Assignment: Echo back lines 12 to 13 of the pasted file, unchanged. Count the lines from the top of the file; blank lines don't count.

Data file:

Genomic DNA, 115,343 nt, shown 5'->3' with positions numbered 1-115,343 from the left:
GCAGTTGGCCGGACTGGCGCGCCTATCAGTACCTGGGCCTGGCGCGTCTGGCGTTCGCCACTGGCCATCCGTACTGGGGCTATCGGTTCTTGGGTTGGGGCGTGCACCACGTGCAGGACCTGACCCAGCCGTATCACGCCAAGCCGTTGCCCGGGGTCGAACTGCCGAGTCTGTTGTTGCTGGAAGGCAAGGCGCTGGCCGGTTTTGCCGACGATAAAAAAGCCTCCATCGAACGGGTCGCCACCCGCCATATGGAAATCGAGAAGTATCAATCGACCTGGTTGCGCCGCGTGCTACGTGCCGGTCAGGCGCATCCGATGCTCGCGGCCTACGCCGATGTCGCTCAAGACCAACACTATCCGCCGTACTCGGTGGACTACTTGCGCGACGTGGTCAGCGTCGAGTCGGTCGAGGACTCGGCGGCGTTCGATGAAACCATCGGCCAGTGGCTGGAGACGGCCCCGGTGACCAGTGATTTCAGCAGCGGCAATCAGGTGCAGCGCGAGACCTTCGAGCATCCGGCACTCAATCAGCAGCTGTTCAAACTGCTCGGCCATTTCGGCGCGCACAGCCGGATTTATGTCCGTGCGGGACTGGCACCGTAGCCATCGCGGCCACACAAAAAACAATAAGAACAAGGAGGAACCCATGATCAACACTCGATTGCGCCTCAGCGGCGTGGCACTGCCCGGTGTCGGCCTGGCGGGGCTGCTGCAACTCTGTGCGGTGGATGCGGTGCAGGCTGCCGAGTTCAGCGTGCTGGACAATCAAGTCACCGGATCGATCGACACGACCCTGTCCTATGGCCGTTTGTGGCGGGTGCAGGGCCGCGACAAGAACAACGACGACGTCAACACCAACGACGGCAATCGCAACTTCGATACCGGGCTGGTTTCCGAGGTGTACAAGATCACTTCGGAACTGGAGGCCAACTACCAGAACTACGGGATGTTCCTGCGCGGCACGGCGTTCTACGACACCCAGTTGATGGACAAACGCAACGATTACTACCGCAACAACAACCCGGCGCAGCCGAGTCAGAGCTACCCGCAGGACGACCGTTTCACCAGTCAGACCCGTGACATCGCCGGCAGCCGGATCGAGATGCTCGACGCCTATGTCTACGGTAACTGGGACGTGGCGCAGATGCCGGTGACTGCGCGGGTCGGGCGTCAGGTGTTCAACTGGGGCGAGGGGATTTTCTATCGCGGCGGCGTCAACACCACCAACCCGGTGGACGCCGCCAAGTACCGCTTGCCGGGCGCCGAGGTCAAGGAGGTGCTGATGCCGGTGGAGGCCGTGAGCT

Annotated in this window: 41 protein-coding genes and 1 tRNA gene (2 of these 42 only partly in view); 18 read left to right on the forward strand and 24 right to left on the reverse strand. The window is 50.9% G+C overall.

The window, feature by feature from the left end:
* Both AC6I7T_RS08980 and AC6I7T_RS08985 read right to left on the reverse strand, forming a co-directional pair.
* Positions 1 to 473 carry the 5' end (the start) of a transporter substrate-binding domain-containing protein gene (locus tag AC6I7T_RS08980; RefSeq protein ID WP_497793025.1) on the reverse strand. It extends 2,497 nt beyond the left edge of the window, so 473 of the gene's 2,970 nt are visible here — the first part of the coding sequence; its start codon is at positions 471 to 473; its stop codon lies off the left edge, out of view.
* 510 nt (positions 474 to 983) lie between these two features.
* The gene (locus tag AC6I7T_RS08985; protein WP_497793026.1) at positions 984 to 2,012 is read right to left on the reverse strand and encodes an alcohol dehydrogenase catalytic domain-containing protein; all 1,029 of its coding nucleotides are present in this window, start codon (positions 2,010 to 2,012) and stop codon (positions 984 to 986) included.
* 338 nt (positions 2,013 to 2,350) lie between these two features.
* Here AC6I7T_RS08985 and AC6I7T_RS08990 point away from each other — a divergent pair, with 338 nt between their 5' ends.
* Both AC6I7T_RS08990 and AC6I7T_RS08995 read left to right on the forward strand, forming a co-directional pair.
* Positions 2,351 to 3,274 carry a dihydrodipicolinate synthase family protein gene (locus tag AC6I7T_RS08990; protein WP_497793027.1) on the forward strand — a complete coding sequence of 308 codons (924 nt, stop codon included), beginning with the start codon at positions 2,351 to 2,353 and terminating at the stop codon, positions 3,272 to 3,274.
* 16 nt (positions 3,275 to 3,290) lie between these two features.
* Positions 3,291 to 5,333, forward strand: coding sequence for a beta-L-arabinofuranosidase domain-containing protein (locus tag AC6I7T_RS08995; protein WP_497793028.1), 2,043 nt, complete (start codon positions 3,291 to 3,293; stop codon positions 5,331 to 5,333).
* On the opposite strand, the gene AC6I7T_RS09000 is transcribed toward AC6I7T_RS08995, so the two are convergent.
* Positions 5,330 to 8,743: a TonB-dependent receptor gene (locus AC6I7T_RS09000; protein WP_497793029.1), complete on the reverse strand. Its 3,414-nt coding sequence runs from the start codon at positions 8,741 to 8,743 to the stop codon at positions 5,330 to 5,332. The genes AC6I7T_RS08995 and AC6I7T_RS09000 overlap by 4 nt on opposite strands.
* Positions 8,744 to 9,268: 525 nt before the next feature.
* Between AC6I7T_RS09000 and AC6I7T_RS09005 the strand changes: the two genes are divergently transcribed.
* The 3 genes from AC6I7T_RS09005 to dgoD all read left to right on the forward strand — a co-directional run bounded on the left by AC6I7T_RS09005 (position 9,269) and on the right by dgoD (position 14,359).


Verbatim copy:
* Positions 2,351 to 3,274 carry a dihydrodipicolinate synthase family protein gene (locus tag AC6I7T_RS08990; protein WP_497793027.1) on the forward strand — a complete coding sequence of 308 codons (924 nt, stop codon included), beginning with the start codon at positions 2,351 to 2,353 and terminating at the stop codon, positions 3,272 to 3,274.
* 16 nt (positions 3,275 to 3,290) lie between these two features.